• The attorney should be able to communicate well and explain things to you.
Pay attention to your gut feeling about working with the attorney.

Wednesday, January 15, 2020

How to Find Information on Collaborative Attorneys


Getting Started
If you are facing divorce and either you or your spouse became interested in the Collaborative divorce process, one of your first tasks is to find a Collaborative attorney to represent and assist you.

Where to Find Names
Typically, your introduction comes from researching the Internet, receiving a referral from a friend or trusted professional or from a list of suggested names of nearby Collaborative attorneys. That can come from your spouse who may have met with a Collaborative attorney or from an attorney suggesting the names.

Get Local Information
It is getting easier to find information online about the process and about Collaborative lawyers in your area.  Make sure your searches are limited to your area. California and Texas Collaborative practitioners have some differences in how they handle cases. Be sure when you do online searches that you add in your state and city or county so you can get information and referrals that fit your situation.

What if You Get a List of Names
If your spouse goes first to see a Collaborative attorney, he or she may leave with a list of trained and active Collaborative attorneys who could be good attorneys for you to choose from.
  • That's a good thing. It does not mean that the attorneys would work against you because they are friends with the first attorney. 
  • The list is probably good attorneys who have a history of working well with the first attorney. That's good for you because it improves your chances of getting your case peacefully settled.
  • Many times, lawyers are members of a "practice group" of attorneys and other professionals who are well trained, experienced and dedicated to helping clients divorce peacefully while protecting their rights.
Can You Use Someone Not on a List?
Of course, but you want to make sure they are trained and they would be a good fit for you.

The Next Step
When you have some attorneys' names, do some research online and learn something about each one. Then you need to meet them.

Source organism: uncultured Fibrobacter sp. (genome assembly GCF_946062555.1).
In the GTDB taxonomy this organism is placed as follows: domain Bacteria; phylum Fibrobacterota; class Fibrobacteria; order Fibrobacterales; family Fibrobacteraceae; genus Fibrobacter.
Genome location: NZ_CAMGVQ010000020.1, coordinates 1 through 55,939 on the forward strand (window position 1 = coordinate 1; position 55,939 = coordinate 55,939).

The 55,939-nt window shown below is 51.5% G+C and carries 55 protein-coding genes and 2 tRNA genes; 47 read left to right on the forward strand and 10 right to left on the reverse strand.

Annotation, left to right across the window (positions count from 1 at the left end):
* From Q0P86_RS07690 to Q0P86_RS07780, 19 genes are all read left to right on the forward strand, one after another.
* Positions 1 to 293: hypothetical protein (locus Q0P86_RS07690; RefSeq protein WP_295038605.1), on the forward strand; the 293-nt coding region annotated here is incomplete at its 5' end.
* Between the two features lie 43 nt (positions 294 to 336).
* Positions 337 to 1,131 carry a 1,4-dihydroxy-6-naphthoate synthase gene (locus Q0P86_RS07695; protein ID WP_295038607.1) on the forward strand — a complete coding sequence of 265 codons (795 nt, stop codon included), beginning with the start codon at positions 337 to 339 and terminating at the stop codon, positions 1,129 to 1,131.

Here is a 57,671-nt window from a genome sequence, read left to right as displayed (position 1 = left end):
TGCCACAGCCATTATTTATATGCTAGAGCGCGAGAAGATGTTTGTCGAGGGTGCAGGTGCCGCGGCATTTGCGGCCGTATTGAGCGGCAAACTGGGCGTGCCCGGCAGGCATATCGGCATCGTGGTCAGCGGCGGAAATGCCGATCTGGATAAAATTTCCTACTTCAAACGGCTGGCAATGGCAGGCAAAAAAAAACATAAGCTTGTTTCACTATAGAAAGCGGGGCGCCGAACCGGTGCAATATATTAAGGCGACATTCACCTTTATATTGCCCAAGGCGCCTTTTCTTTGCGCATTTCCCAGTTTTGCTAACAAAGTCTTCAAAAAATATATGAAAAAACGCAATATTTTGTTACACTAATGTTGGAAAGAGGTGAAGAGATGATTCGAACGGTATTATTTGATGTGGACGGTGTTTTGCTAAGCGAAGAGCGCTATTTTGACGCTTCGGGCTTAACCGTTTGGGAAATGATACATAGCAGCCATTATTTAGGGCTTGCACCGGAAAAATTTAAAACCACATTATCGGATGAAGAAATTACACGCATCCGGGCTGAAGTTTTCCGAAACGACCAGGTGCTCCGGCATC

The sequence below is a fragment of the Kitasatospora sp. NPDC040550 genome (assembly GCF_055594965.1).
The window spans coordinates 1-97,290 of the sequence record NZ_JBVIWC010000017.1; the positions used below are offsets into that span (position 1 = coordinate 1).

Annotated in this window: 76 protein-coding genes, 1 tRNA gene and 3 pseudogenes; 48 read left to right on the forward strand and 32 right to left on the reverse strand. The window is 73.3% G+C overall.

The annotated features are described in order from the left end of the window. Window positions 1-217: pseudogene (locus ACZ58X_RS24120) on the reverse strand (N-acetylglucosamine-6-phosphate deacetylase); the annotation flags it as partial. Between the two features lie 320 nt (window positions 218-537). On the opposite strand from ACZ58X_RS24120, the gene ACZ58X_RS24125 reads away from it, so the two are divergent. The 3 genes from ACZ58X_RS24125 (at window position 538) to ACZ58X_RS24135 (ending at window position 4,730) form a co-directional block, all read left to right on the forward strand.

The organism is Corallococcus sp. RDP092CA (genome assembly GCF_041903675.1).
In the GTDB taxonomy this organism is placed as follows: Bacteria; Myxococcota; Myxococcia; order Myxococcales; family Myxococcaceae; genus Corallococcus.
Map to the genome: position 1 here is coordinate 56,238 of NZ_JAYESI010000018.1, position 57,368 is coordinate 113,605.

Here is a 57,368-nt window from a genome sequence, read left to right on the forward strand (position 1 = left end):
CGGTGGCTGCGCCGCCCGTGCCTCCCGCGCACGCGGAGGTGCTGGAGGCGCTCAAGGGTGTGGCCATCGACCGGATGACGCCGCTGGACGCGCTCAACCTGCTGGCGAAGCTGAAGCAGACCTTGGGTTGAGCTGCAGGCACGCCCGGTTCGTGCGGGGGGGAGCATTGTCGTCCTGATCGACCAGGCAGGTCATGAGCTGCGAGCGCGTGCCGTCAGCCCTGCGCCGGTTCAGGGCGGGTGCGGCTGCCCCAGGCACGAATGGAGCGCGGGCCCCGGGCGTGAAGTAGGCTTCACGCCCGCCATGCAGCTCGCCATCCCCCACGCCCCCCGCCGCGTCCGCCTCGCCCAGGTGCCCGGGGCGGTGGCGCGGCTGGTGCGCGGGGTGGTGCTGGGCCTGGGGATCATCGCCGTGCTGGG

For tips on choosing a good Collaborative lawyer, please see my next blog post for February 1, 2020.


Wednesday, January 1, 2020

Are You Ready for Divorce?


Everyone has to decide on his or her own whether they are ready for divorce -- unless their spouse takes the first step and files. In that case, there must be a response.

But, let's talk about the situation where you are trying to decide whether to file for divorce.  How do you really decide?

First, you should think it through and not just react on impulse.  There are good reasons to file, in some cases. But there are also bad reasons to file.You need to keep things in perspective. Maybe you're mad or disappointed about something. You have to decide if it is the last straw or if it's something that's not such a big deal on second thought. Unless it's a safety issue, let a little time pass before you commit to filing. Think it over.

Second, talk with a counselor. You may need an outside perspective. A good counselor can help you think about things in different ways and put them in context. Maybe you have been in denial and you should file. Maybe an event was not so terrible once things calmed down. A counselor may be able to help you figure out other ways, short of divorce, to deal with the situation.

Third, consider talking with trusted friends or family members.  Another point of view from someone who knows and cares about you can be very helpful.  They may help you solidify your resolution to act or not act. Sharing the emotional load will also help with your stress level.

Here are some Cons to consider when trying to decide whether to divorce:

1.  Divorce will disrupt family relationships. That may seem obvious, but keep in mind that relations with many other people will be affected and you may lose out on friendships with members of your spouse's family.  If there are children involved, their lives will be changed in many ways. Transitions are often difficult after divorce.

2.  Financial difficulties are common. It's difficult to run two households on the funds that had been used to pay the bills for just one. It has to be done, but there are normally cutbacks. You may have a hard time until the finances are figured out.

3.  You need to be emotionally ready.  Try to think and plan for the changes ahead. You will probably be lonely, mad and worried at different times. You will have a lot of adjustments to make.

Here are some Pros for filing.

1.  You may be  leaving an unpleasant or unsafe relationship. It may be hard to take the step, but it will be worth it in most cases. You need to protect yourself and your children.

2.  You may have just drifted apart. You may be leaving a relationship where you don't hate or dislike each other. With a divorce, you will both be better off and have a chance for a better relationship.

3.  If your spouse has started a new relationship, you need to move on, too.  You have to face facts. There's very little chance of reconciliation when a new significant other is in place.

What's the best thing you can do to help decide whether to file for divorce? 

Go see an experienced family law attorney.  Together, you should be able to come to a decision.

By the way, a good attorney will sometimes advise you to wait a while before filing. 

So, think it over. Talk it over. Take some time, if you can. Consider the advantages and disadvantages to you. Then make your decision and stay with it. If you want to stay together, you should get counseling since you have been this close to divorce.

Good Luck!